As Gooney Bird watched, it moved very, very slowly down Walnut Street. She could see that the driver, though he was steering carefully, was also trying to look at a map in his hands.

The bus driver saw Gooney Bird, and he beeped his horn a very small beep. He pulled the bus to a stop with a breathy sound of brakes. Then he pushed the handle that opened the folding door.

"Excuse me?" the bus driver said. "You look as if you're on your way to school."

"Yes, I am," Gooney Bird replied, "and I certainly don't want to be late. I am never, ever late."

The bus driver looked as if he might begin to cry. "I feel exactly the same way," he said. "I am never, ever late. But this morning I have a terrible problem." He held up his unfolded map.

"Do you need help folding your map?" Gooney Bird asked. "It is hard to fold a map. But I find that if you follow the creases very carefully—"

"No," the bus driver said. "My problem is that I'm lost."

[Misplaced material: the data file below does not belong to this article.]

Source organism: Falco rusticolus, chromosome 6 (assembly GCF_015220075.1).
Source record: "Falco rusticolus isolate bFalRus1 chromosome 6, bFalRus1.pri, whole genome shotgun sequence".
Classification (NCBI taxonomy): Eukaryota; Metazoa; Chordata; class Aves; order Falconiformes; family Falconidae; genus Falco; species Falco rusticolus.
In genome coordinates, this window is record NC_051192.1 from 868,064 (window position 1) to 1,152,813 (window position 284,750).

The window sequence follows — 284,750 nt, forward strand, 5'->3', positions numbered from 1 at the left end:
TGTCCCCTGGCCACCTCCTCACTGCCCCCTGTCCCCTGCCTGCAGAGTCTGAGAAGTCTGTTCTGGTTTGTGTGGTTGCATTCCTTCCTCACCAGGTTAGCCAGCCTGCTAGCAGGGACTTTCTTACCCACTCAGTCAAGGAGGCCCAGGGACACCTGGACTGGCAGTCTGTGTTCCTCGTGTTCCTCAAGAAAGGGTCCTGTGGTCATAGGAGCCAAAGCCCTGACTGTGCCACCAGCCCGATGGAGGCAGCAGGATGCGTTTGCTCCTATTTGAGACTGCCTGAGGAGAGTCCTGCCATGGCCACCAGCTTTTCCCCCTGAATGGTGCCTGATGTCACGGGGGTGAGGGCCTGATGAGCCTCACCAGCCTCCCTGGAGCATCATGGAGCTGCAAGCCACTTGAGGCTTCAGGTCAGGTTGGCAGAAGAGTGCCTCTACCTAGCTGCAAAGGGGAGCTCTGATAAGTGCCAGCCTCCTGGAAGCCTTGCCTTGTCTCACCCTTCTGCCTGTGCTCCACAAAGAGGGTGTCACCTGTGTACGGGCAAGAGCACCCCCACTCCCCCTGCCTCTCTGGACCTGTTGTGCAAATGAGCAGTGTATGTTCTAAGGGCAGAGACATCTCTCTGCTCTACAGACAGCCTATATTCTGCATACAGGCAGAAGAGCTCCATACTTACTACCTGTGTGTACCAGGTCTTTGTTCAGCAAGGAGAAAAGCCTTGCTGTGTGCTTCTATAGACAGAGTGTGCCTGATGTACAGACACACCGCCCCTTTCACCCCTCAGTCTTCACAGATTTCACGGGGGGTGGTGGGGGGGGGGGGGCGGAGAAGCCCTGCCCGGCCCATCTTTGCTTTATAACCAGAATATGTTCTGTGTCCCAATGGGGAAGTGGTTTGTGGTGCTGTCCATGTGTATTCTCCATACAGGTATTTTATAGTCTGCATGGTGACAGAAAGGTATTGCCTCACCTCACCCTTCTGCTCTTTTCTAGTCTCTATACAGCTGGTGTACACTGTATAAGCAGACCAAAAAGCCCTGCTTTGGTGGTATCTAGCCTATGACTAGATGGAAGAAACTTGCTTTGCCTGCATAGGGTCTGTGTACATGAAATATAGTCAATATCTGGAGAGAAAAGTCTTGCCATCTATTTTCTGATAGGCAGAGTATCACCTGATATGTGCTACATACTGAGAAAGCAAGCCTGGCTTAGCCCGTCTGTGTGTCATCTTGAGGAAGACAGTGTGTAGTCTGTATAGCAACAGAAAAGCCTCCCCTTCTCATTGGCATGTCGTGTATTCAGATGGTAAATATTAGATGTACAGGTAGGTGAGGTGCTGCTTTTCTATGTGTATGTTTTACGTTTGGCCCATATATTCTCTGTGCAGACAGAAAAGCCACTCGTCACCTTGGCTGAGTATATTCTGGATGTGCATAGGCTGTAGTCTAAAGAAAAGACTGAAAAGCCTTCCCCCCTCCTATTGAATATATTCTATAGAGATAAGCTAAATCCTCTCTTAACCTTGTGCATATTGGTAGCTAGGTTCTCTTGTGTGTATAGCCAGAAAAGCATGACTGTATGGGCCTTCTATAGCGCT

"Oh, dear," Gooney Bird said.

"And," the driver continued, "we are going to be late for a concert."

"A concert?"

"Yes. I have an entire symphony orchestra on this bus."

Gooney Bird paused. "Questions about orchestras?" She asked. "Class?"

Barry Tuckerman was waving his hand wildly. "We know all the parts of an orchestra! We listened to A Young Person's Guide to the Orchestra!"

"Winds!" Ben called.

"Strings!" Tricia called. She pretended to play an imaginary violin.

"Brass!" Chelsea called. She tried to make a trombone noise, not very successfully.

"Percussion!" said Malcolm loudly, and he began to tap his two pencils in rhythm on his desktop.

"And also," Barry called out, his hand still waving, "we listened to Peter and the Wolf!"

"Oh," Keiko said in a small voice, "I hate when the wolf comes. Every time the wolf appears, I—"

"Shhhh," the children said.

Gooney Bird continued.

So Gooney Bird climbed up the steps and got on the bus.

Every seat was filled. There were men and women in the bus, all of them dressed in black. All the men were wearing black turtleneck shirts. The women were all wearing long black skirts.

They definitely looked like an orchestra. But they looked very distressed.

"Where are you supposed to go?" Gooney Bird asked the bus driver.